Médecins Sans Frontières/Doctors Without Borders (MSF) teams are currently working with the Zambian health authorities to vaccinate almost 600,000 children against measles.
MSF launched an emergency intervention in response to an epidemic that has affected thousands of Zambian children this year, especially in the north of country.
Through the provision of training to Ministry of Health staff, technical assistance and medical material and vaccines, MSF is supporting the vaccination of children aged six months to 15 years against measles, a highly contagious disease.
The teams have begun work in both the Luapula and Northern Provinces, the two areas where children have been most affected by the epidemic: it has affected 3,043 children in Luapula and 4,670 in Northern Province so far this year.
The vaccination campaign began on 7th May 2011 and is expected to continue for around three weeks, until all the target population is vaccinated in eight districts of the Luapula and Northern Provinces. In the first 14 days alone, nearly 270,000 children had already been vaccinated.
Measles and HIV
Also in response to the epidemic, MSF has been working to treat patients who are already suffering from the disease. The main complications children are showing are pneumonia, dehydration and malnutrition.
Especially vulnerable to the complications that can be caused by measles are people living with HIV. There are almost one million people with the disease in Zambia.
Among the key messages that the MSF teams are spreading is the fact that HIV positive children run no risk from being vaccinated; in fact, they are all the more in need of being protected against the disease.
Tackling an epidemic
“As we have been working to mobilise the population of Zambia against measles for several weeks now, the response by the population has been overwhelmingly positive. Each day, thousands of children are being vaccinated,” said MSF emergency coordinator Federica Nogarotto.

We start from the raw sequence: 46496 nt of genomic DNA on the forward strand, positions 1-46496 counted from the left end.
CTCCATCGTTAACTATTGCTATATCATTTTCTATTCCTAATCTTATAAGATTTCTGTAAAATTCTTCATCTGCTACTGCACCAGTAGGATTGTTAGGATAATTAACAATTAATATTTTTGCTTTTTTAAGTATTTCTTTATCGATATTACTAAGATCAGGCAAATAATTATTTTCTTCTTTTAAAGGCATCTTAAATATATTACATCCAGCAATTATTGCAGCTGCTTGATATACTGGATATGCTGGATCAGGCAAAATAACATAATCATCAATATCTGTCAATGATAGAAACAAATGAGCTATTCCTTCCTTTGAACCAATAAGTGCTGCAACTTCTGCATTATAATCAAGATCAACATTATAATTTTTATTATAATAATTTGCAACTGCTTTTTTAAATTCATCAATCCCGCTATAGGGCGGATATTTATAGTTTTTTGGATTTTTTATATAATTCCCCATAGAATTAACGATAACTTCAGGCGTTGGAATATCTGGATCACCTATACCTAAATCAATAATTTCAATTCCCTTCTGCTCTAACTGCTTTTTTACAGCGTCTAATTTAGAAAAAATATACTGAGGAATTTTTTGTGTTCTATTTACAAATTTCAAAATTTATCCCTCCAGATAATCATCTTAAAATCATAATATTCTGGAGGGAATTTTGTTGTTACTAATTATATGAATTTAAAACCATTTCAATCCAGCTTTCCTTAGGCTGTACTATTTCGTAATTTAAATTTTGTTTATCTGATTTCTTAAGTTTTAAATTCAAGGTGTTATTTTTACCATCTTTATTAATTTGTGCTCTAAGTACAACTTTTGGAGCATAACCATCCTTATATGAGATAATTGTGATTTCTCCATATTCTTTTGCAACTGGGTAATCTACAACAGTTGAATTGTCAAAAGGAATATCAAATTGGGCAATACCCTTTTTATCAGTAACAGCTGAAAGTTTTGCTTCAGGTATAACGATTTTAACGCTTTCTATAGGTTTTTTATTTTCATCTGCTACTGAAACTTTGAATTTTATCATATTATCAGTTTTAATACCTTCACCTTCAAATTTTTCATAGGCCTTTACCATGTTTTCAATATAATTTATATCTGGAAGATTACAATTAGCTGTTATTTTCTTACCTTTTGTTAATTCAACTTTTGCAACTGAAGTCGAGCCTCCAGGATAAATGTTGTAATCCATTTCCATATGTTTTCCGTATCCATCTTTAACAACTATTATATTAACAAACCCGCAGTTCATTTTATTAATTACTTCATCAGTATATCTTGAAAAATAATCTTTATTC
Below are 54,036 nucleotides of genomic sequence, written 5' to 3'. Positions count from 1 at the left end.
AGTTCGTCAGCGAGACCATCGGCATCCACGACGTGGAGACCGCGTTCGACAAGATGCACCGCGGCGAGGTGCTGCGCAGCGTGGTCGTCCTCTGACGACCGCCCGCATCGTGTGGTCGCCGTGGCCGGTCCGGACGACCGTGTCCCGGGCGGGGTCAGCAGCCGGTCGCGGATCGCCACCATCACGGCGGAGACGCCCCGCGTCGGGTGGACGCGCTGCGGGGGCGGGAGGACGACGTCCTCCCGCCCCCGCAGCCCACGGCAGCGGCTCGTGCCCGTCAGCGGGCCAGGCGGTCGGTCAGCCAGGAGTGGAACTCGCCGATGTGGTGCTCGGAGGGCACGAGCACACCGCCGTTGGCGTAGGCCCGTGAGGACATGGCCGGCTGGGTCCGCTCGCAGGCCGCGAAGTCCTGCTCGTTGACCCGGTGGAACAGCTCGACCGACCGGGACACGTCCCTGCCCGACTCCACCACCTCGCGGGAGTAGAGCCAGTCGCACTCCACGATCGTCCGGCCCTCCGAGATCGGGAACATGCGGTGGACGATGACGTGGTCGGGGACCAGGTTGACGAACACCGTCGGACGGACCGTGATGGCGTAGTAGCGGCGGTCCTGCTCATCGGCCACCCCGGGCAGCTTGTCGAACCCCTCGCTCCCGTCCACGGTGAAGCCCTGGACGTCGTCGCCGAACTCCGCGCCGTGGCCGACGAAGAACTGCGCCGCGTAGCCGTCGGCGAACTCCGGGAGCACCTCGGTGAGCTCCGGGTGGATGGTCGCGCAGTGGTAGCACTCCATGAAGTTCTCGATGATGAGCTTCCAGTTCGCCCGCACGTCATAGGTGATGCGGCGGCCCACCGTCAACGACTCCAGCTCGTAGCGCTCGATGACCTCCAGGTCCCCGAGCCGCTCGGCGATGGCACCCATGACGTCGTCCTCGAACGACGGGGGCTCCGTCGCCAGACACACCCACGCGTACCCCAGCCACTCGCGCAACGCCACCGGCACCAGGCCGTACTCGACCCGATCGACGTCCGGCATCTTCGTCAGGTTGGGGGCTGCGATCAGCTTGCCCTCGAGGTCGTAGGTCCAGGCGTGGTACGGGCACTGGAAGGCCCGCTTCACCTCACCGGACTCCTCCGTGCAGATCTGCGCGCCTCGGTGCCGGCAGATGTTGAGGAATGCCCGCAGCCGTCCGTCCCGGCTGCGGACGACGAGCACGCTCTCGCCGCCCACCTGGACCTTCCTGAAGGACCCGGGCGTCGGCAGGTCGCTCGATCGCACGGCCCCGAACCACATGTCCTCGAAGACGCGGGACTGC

The Zambian population’s response is a good sign, but it needs to be maintained through a sustained mobilisation campaign.
“It is extremely important that we reach our target. Our teams have to reach all the most remote villages where the access is very difficult or we risk a return of the epidemic next year,” added Nogarotto.
Vaccines for children
While some of the teams worked at health centers and churches, others worked at public schools, where children lined up for their vaccinations.
One man named Michael, who volunteered to register the names of children at one vaccination site in Kasama, told MSF staff that he lost his seven-year-old son to measles last year.
“My son died of pneumonia, which he contracted as a result of being affected by measles,” said Michael. “It is very important, this vaccination campaign. I hope that measles never returns to Zambia again. Measles can kill, and people need to know that.”
Over the coming days, the teams will be moving out of the town centres and into the rural areas, where access to healthcare is scarce. Among the areas where MSF staff will be deployed is Chilubi, a remote area that can only be accessed by boat.
Measles in Zambia
While Zambia suffered from a measles outbreak in 2003, a national vaccination campaign that targeted children up to 15 years old brought the number of patients down dramatically within a short period of time.
The number of cases has remained sporadic until 2010, which saw a resurgence of the disease, with a total of 15,000 people affected. In just four months in 2011, only in the provinces where MSF is working, around 10,000 cases have already been reported.
MSF has been working in Zambia since 2001, and has for the last eight years supported the effort to prevent and treat cholera, particularly in Lusaka. Last year MSF also assisted the University Teaching Hospital in Lusaka with measles case management.
Meanwhile, MSF has also supported the Ministry of Health by providing services to people living with HIV. Last year, MSF launched a comprehensive sexual and reproductive health programme in Luwingu, Northern Province, which includes a component of prevention of mother to child transmission (PMTCT) of HIV.